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DTE's quarterly newsletter provides information on ecological justice in Indonesia.

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Down to Earth 83, December 2009

While crucial climate talks proceed at international level, how are the lives of local communities being affected by climate change? In November, Indonesia's Civil Society Forum for Climate Justice held two Climate Hearings in Jakarta to try and present some answers to this question. The following is adapted from DTE's translation of a new CSF report 'From Krui to Timor - how farmers and fishing communities are facing climate change'.

Down to Earth No.83, December 2009

The following is an abridged translation of an Indonesian-language article by M. Riza Damanik and Abdul Halim.1

Down to Earth No.83, December 2009

In August, Indonesia's National Climate Change Council (DNPI) announced the results of a draft study which includes a series of projections for greenhouse gas (GHG) emissions reductions and compares these with 'business as usual' scenarios.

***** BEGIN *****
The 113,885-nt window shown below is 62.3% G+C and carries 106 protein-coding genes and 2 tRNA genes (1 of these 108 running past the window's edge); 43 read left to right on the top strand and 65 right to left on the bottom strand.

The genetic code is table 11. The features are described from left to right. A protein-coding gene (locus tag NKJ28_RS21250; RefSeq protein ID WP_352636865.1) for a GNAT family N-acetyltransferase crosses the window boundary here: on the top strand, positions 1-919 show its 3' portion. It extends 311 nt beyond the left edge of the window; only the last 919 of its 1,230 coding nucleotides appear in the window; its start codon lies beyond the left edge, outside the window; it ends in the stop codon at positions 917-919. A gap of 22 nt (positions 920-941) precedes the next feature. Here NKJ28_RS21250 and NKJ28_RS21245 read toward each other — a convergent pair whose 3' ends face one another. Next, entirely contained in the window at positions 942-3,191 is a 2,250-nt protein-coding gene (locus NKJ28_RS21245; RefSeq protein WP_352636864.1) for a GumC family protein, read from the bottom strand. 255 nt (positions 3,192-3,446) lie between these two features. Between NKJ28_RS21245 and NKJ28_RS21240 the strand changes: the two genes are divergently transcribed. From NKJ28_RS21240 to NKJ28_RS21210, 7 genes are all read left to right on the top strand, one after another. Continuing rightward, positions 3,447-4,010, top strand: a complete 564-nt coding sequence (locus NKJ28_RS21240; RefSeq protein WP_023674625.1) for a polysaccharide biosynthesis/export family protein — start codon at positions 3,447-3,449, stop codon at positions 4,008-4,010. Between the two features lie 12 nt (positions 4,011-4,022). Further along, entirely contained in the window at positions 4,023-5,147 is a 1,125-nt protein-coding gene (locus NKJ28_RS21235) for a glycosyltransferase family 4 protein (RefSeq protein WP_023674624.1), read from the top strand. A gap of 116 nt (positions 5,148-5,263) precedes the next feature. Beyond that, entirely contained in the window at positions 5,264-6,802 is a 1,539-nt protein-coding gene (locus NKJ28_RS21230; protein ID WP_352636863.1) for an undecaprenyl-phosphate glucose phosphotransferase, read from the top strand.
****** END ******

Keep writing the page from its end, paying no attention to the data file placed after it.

Down to Earth No.83, December 2009

By Chris Lang.1


Indonesia's President Susilo Bambang Yudhoyono likes to make promises. Particularly at international meetings.

Down to Earth No.83, December 2009

Despite urgent calls for action from civil society, climate scientists and governments of some of the most vulnerable countries, the pace of progress towards a new international climate deal has been frustratingly slow.

Down to Earth No.82, September 2009

Coastal communities have been marginalised by big business, as well as policies and legislation that favours large companies. They now face additional threats from the impacts of climate change.

Down to Earth No.82, September 2009

Indonesia's policy and practice in relation to sustainable development, climate change and human rights is to a significant extent governed by its obligations under international treaties and other international instruments.